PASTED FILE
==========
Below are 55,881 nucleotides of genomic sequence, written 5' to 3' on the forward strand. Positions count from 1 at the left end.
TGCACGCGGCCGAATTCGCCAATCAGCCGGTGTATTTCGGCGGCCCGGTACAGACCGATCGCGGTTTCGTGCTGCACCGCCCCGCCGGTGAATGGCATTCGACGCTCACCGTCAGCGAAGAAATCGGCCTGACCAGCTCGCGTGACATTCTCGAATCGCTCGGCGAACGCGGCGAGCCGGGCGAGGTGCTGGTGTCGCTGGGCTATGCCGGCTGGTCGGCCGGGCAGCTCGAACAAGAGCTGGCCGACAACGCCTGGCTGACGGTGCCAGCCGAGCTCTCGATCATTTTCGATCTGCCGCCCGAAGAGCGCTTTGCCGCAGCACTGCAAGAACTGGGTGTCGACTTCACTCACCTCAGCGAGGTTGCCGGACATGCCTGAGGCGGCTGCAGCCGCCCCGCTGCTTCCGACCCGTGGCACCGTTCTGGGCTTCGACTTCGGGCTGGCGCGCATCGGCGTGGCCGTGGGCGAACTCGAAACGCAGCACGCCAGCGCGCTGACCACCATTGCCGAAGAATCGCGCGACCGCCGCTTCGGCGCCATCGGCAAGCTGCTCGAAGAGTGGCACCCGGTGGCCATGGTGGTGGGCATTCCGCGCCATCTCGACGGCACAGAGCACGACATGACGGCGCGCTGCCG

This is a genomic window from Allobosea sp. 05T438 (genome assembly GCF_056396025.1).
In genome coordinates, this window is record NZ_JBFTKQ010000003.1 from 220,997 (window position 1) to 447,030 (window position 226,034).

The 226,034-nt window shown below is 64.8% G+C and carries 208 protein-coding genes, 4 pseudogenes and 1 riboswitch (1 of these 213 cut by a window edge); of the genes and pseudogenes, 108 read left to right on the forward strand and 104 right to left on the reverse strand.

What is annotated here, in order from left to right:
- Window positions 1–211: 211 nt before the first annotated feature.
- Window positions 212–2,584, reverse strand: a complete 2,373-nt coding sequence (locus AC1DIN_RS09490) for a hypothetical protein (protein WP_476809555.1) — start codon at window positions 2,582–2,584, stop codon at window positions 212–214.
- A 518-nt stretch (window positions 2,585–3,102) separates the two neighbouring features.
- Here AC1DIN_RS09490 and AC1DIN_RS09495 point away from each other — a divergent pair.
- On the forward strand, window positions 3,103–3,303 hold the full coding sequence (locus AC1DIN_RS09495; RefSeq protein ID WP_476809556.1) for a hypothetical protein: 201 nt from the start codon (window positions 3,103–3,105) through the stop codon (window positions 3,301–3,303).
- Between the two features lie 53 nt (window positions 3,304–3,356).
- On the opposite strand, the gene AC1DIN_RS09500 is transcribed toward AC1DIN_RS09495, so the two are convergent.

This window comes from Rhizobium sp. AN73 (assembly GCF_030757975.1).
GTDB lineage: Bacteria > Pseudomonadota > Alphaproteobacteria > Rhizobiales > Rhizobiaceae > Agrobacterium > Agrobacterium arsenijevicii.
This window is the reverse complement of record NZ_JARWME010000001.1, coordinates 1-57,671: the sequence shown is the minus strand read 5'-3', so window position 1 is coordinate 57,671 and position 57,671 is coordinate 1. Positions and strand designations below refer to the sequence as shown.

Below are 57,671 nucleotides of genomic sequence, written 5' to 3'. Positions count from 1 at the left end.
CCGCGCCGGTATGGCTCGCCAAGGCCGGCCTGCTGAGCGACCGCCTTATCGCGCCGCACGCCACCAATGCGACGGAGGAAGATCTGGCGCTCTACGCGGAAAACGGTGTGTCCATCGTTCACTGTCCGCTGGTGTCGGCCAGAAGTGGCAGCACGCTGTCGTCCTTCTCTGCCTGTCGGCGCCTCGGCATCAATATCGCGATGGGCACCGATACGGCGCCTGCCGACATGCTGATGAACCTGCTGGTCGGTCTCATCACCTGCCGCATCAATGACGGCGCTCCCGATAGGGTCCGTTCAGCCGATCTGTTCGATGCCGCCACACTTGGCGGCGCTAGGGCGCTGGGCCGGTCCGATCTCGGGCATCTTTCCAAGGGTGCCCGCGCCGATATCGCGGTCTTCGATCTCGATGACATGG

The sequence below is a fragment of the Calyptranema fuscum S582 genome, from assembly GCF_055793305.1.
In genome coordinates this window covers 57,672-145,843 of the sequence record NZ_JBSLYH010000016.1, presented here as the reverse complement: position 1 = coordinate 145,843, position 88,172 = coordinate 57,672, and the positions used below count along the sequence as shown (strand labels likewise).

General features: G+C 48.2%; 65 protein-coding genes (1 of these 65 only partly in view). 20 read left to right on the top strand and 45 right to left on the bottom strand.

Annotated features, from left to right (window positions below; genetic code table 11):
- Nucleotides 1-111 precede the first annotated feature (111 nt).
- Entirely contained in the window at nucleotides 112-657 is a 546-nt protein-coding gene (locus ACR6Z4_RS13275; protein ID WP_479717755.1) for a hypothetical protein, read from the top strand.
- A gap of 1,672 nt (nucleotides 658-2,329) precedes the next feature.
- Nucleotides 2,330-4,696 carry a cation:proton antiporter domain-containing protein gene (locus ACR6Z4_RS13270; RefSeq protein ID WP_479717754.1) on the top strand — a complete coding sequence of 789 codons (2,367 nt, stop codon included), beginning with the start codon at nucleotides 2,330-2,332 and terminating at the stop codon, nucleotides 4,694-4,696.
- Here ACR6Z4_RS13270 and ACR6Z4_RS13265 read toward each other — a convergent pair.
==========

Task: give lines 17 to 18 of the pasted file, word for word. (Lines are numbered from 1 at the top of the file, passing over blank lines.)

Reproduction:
Below are 57,671 nucleotides of genomic sequence, written 5' to 3'. Positions count from 1 at the left end.
CCGCGCCGGTATGGCTCGCCAAGGCCGGCCTGCTGAGCGACCGCCTTATCGCGCCGCACGCCACCAATGCGACGGAGGAAGATCTGGCGCTCTACGCGGAAAACGGTGTGTCCATCGTTCACTGTCCGCTGGTGTCGGCCAGAAGTGGCAGCACGCTGTCGTCCTTCTCTGCCTGTCGGCGCCTCGGCATCAATATCGCGATGGGCACCGATACGGCGCCTGCCGACATGCTGATGAACCTGCTGGTCGGTCTCATCACCTGCCGCATCAATGACGGCGCTCCCGATAGGGTCCGTTCAGCCGATCTGTTCGATGCCGCCACACTTGGCGGCGCTAGGGCGCTGGGCCGGTCCGATCTCGGGCATCTTTCCAAGGGTGCCCGCGCCGATATCGCGGTCTTCGATCTCGATGACATGG